What Are Tennis Courts Made of?

Tennis is one of the few sports out there with multiple playing surfaces for all levels to play on. They all bring something different to the table, and have a uniqueness to them that stands out.

What are tennis courts made of? This is a closer look at those surfaces, as well as everything else that goes into the development of a court.

Playing Surfaces

Playing services have come and gone in tennis, but right now, there are three distinct options to choose from. In fact, there are two that dominate the playing schedule at both the professional and amateur levels. The other is a more traditional court surface that still continues today because of the sport’s history.

Grass

  • Made of: A wearing surface made out of natural grass + sand, silt and a compact layer of clay

The grass tennis court comprises a very tightly packed grass that forms a firm, yet slick, surface. It is the traditional surface that was first used way back when tennis first began, and it lives on in a few tournaments to this day.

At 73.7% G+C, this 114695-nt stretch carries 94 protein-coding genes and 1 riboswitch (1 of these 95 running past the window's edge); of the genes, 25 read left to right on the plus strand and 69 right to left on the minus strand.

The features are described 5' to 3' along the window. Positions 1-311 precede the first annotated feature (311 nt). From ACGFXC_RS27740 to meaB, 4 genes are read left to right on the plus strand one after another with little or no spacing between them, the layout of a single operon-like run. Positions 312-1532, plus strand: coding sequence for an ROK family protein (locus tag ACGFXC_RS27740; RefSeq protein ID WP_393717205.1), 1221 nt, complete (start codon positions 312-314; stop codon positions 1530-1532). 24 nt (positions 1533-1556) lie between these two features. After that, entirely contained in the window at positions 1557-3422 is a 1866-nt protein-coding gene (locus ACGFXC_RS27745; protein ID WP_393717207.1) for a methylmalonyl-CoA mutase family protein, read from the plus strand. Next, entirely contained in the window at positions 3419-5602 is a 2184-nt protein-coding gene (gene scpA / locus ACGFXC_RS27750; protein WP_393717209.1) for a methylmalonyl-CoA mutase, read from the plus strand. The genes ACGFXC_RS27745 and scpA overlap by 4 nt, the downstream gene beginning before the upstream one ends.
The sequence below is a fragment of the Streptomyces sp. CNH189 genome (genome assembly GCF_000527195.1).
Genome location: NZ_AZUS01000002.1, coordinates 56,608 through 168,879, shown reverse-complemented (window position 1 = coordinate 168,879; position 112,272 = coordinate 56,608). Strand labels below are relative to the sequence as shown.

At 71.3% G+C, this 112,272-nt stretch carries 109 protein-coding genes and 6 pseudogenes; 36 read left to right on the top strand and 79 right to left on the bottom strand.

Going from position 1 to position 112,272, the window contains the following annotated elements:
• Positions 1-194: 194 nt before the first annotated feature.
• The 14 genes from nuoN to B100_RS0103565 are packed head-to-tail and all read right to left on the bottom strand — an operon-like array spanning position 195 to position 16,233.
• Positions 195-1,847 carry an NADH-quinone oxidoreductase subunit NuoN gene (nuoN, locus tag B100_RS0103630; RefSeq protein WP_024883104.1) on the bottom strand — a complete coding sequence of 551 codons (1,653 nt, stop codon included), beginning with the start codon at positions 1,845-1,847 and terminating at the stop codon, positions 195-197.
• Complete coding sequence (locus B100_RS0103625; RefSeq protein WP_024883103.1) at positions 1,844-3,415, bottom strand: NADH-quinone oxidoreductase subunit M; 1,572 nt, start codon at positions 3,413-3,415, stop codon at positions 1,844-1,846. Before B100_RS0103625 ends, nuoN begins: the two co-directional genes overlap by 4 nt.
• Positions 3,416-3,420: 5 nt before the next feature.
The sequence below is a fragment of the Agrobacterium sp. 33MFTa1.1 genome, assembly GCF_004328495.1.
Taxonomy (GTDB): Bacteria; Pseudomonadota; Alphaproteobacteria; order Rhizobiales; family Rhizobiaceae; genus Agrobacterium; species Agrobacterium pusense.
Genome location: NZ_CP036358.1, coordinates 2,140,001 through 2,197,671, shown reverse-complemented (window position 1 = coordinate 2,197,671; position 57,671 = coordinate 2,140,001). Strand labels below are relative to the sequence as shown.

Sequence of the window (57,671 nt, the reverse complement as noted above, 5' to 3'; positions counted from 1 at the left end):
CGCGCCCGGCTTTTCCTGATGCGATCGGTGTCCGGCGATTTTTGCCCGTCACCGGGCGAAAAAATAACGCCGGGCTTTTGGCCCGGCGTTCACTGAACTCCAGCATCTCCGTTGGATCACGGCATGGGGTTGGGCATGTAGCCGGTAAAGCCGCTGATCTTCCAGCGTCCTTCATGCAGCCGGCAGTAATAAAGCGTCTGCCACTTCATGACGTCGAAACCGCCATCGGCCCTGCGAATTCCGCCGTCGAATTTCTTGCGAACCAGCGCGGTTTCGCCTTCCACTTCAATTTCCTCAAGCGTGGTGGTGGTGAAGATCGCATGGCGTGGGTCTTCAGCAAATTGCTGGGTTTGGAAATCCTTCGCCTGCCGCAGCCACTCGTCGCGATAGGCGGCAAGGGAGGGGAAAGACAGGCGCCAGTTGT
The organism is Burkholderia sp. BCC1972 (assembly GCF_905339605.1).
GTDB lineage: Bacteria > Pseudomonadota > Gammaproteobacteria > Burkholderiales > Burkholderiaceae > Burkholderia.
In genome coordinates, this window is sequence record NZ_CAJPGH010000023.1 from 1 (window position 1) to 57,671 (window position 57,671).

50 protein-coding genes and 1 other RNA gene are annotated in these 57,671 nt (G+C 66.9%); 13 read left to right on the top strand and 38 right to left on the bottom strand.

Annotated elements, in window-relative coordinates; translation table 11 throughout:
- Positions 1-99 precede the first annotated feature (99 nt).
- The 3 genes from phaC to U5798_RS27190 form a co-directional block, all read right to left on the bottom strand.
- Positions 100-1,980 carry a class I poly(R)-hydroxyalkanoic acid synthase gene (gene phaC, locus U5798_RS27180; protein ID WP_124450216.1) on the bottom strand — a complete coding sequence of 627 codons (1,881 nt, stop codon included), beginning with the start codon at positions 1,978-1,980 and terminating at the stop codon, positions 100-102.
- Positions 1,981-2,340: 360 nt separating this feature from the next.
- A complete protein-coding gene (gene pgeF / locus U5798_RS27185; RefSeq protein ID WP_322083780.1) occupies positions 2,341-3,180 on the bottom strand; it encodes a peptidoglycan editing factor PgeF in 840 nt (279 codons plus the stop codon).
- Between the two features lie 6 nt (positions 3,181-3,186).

Wimbledon is the most known tournament with grass courts by far, and is considered by many to be the most prestigious event in the sport. Unfortunately, the cost to keep this type of playing surface going is pretty high. That’s why there are virtually no recreational grass courts around in any part of the world.

Grass court season for professionals only lasts about a month. In order to have success on the surface, players need to use the right type of shoes. They usually have some very tiny bumps on the soles that offer enough traction to move around on slippery grass. Otherwise, players will fall when they are trying to change direction.

Clay

  • Made of: Brick, crushed stone + shale or other unbound mineral aggregate

There are two distinct types of clay courts available for tennis courts all around the world. The first is red clay, which is found naturally in Europe and South America. This is the type of clay that is found at the French Open, as well as just about every other clay court tournament at the professional level.

Many love the natural red clay available in Europe, and it looks and performs a little bit better as well. The problem is, if it’s not naturally found locally, it can be a pain to install.

The clay must be imported, which automatically increases the overall cost of the project. It is also a bit more challenging to maintain, which puts stress on that budget as well.